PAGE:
Photo Icons by Gilles Larrain
The Meadows Museum is pleased to offer this exhibition of new work by the artist Gilles Larrain. The exhibition continues our examination of contemporary art with distinctly Spanish influences and its relationship to the Algur H. Meadows Collection of Spanish Art, which forms the core of Meadows Museum.
The exhibition Mirrows of Memory: Photo Icons by Gilles Larrain represents at least the third twist in the artist's career. After his academic training at the Ecole Nationale des Beaux-Arts in Paris, Larrain worked in city planning. His entree to the art world was in the 1960s as an environmental sculptor whose materials were air, smoke, light, water, and neon tubes. He next became known for his book IDOLS (1973), a collection of brightly colored dramatic photographs of transvestites. Then, after several years of traveling in what appeared to be one direction, documenting the very edge of society, Gilles suddently revived the social portrait, with straightforward soft, black and white portrait of friends, celebrities, artists, and professional models taken in his New York SoHo studio on Grand Street. A series of these portraits can be seen in the work title Windows of Opportunity.
Now, in another dramatic twist, Gilles is pluming the depths of his extensive archive of photographic images to create objects incorporating photographs, canvas, and paint, which he calls photo icons. These objects lie in the increasingly hazy ground between photography and painting. One essential difference between photography and paintings is the photographer's reliance on the mechanical device of the camera as compared with painter's hand-to-brush technique. Both rely on mechanical extensions to produce the work, the simple brush and extension of the hand, and the camera, increasingly complex, an extension of the eye. In Larrain's icons these disciplines are merged in a single object.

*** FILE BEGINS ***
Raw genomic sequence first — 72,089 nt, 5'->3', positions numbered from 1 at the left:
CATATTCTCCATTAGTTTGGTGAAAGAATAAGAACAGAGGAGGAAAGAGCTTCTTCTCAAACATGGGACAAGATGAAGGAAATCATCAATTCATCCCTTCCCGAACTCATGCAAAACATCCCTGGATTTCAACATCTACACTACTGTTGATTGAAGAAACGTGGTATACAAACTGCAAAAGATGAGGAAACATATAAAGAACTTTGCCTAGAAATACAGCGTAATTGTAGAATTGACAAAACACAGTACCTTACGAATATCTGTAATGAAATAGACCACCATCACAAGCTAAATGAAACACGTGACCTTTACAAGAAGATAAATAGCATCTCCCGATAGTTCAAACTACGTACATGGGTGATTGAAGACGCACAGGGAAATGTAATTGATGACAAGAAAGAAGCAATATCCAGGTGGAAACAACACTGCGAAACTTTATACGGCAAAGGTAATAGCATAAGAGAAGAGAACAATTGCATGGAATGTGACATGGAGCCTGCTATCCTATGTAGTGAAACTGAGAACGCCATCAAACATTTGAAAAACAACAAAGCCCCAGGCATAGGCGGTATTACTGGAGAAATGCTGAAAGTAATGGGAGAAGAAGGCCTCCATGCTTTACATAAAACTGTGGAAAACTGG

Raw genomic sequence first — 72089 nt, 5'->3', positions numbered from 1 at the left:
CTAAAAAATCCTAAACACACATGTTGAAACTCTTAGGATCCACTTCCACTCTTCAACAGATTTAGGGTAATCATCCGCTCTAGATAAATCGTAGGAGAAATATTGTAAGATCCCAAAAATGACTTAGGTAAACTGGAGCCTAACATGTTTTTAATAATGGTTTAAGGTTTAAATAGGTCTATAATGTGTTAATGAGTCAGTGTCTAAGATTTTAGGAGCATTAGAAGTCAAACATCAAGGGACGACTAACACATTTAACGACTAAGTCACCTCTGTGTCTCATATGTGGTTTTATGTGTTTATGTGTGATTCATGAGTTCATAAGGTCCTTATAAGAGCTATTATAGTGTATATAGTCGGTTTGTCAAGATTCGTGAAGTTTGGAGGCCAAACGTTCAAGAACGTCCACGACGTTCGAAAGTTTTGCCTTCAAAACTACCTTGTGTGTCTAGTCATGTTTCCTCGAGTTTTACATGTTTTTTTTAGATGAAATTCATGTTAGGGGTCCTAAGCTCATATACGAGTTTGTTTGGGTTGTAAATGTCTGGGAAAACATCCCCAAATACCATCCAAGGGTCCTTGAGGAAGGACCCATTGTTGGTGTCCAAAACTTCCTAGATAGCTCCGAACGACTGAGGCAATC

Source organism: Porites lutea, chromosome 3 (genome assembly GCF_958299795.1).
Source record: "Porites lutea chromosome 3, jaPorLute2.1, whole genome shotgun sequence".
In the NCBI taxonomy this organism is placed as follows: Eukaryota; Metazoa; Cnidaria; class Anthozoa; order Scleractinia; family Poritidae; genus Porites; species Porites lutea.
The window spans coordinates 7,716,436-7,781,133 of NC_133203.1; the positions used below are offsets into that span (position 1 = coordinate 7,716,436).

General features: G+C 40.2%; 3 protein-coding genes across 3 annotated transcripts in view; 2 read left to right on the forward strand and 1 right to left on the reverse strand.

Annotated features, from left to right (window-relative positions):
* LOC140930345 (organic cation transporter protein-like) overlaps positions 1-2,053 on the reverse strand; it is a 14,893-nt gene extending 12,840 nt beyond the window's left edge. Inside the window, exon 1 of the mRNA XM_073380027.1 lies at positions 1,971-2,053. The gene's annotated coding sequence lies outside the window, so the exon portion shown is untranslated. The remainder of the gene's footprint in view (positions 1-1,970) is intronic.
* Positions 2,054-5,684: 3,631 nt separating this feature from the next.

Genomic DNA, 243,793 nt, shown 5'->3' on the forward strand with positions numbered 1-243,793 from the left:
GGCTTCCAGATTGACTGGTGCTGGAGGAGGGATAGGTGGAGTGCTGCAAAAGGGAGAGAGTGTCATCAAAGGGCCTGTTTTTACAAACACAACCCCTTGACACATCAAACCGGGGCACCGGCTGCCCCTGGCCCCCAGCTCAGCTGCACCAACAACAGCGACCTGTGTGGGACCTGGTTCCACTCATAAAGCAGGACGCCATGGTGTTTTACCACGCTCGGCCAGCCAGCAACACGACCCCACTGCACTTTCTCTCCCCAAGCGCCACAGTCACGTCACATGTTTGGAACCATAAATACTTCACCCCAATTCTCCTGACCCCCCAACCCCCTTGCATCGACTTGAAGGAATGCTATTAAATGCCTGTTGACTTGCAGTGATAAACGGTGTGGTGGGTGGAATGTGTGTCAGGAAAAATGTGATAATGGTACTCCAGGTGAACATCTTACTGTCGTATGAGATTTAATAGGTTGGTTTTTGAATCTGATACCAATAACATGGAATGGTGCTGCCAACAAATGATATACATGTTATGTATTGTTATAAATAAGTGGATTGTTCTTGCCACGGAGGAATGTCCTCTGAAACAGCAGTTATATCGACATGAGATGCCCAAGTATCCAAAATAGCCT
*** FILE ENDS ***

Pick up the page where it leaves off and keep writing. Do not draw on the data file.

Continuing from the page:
There is an interesting, almost nineteenths-century romantic look about several of the photo icons in this exhibition. Adonis and the Seduction of Eloquence and The Uses of Enchantment, two early, related works in this series, have as their subject a dancer whose photographed image resembles the models in nineteenth-century anatomy studies. Taking their inspiration from classical subjects, both icons have a finished quality more antique than modern. In Leaves of Hypnos, a study of a monument in florida, the painted elements are very modern although the overall effect is antique, and Three Trees resembles early hand-painted photographs.
Taken over a period of time, generally in his studio, Larrain's photographs are at the core if these new iconic works. As images and symbols of contemporary international community, the photographs are used here in a narrative fashion, to portray the emotions rather than the incidents of our society. Perhaps they may help us to regard all photographs not as mere documents of a time and place but as mediums for an emotional message from the artist.
Donald E. Knaub - Director